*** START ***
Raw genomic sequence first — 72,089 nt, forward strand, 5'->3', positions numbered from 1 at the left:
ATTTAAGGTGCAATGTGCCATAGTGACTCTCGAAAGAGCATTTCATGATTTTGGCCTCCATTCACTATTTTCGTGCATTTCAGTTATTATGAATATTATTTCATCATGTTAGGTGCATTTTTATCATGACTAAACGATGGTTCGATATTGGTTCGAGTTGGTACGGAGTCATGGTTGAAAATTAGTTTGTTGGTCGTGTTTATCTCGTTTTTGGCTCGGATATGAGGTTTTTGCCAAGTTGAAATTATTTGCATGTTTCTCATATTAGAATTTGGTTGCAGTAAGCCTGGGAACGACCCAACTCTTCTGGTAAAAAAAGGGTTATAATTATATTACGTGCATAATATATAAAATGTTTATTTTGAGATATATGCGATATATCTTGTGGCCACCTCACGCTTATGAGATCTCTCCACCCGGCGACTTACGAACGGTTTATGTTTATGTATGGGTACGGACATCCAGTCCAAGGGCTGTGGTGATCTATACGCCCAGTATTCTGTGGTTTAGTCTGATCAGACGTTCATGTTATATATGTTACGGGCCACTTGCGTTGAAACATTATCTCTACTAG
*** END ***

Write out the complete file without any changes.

Raw genomic sequence first — 72,089 nt, forward strand, 5'->3', positions numbered from 1 at the left:
ATTTAAGGTGCAATGTGCCATAGTGACTCTCGAAAGAGCATTTCATGATTTTGGCCTCCATTCACTATTTTCGTGCATTTCAGTTATTATGAATATTATTTCATCATGTTAGGTGCATTTTTATCATGACTAAACGATGGTTCGATATTGGTTCGAGTTGGTACGGAGTCATGGTTGAAAATTAGTTTGTTGGTCGTGTTTATCTCGTTTTTGGCTCGGATATGAGGTTTTTGCCAAGTTGAAATTATTTGCATGTTTCTCATATTAGAATTTGGTTGCAGTAAGCCTGGGAACGACCCAACTCTTCTGGTAAAAAAAGGGTTATAATTATATTACGTGCATAATATATAAAATGTTTATTTTGAGATATATGCGATATATCTTGTGGCCACCTCACGCTTATGAGATCTCTCCACCCGGCGACTTACGAACGGTTTATGTTTATGTATGGGTACGGACATCCAGTCCAAGGGCTGTGGTGATCTATACGCCCAGTATTCTGTGGTTTAGTCTGATCAGACGTTCATGTTATATATGTTACGGGCCACTTGCGTTGAAACATTATCTCTACTAG